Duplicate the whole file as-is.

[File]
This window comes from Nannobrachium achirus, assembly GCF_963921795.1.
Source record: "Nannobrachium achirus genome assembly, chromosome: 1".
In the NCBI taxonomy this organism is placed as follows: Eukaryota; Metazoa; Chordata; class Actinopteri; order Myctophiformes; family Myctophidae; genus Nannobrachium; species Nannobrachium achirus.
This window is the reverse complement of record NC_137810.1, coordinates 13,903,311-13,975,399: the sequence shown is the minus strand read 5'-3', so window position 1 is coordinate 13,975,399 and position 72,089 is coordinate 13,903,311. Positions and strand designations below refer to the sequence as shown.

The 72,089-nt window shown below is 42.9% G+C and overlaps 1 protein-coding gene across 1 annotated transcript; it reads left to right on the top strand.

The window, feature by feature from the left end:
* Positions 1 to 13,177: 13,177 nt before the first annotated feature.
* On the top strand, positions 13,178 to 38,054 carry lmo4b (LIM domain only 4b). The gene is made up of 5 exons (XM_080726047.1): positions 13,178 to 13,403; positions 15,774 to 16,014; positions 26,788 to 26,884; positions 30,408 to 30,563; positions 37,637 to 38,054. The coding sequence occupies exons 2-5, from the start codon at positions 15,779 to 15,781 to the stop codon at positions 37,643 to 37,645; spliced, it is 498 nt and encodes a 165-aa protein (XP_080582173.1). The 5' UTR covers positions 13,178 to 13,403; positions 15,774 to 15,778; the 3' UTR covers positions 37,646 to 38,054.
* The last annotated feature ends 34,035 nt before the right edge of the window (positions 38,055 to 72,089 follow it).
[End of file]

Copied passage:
This window comes from Nannobrachium achirus, assembly GCF_963921795.1.
Source record: "Nannobrachium achirus genome assembly, chromosome: 1".
In the NCBI taxonomy this organism is placed as follows: Eukaryota; Metazoa; Chordata; class Actinopteri; order Myctophiformes; family Myctophidae; genus Nannobrachium; species Nannobrachium achirus.
This window is the reverse complement of record NC_137810.1, coordinates 13,903,311-13,975,399: the sequence shown is the minus strand read 5'-3', so window position 1 is coordinate 13,975,399 and position 72,089 is coordinate 13,903,311. Positions and strand designations below refer to the sequence as shown.

The 72,089-nt window shown below is 42.9% G+C and overlaps 1 protein-coding gene across 1 annotated transcript; it reads left to right on the top strand.

The window, feature by feature from the left end:
* Positions 1 to 13,177: 13,177 nt before the first annotated feature.
* On the top strand, positions 13,178 to 38,054 carry lmo4b (LIM domain only 4b). The gene is made up of 5 exons (XM_080726047.1): positions 13,178 to 13,403; positions 15,774 to 16,014; positions 26,788 to 26,884; positions 30,408 to 30,563; positions 37,637 to 38,054. The coding sequence occupies exons 2-5, from the start codon at positions 15,779 to 15,781 to the stop codon at positions 37,643 to 37,645; spliced, it is 498 nt and encodes a 165-aa protein (XP_080582173.1). The 5' UTR covers positions 13,178 to 13,403; positions 15,774 to 15,778; the 3' UTR covers positions 37,646 to 38,054.
* The last annotated feature ends 34,035 nt before the right edge of the window (positions 38,055 to 72,089 follow it).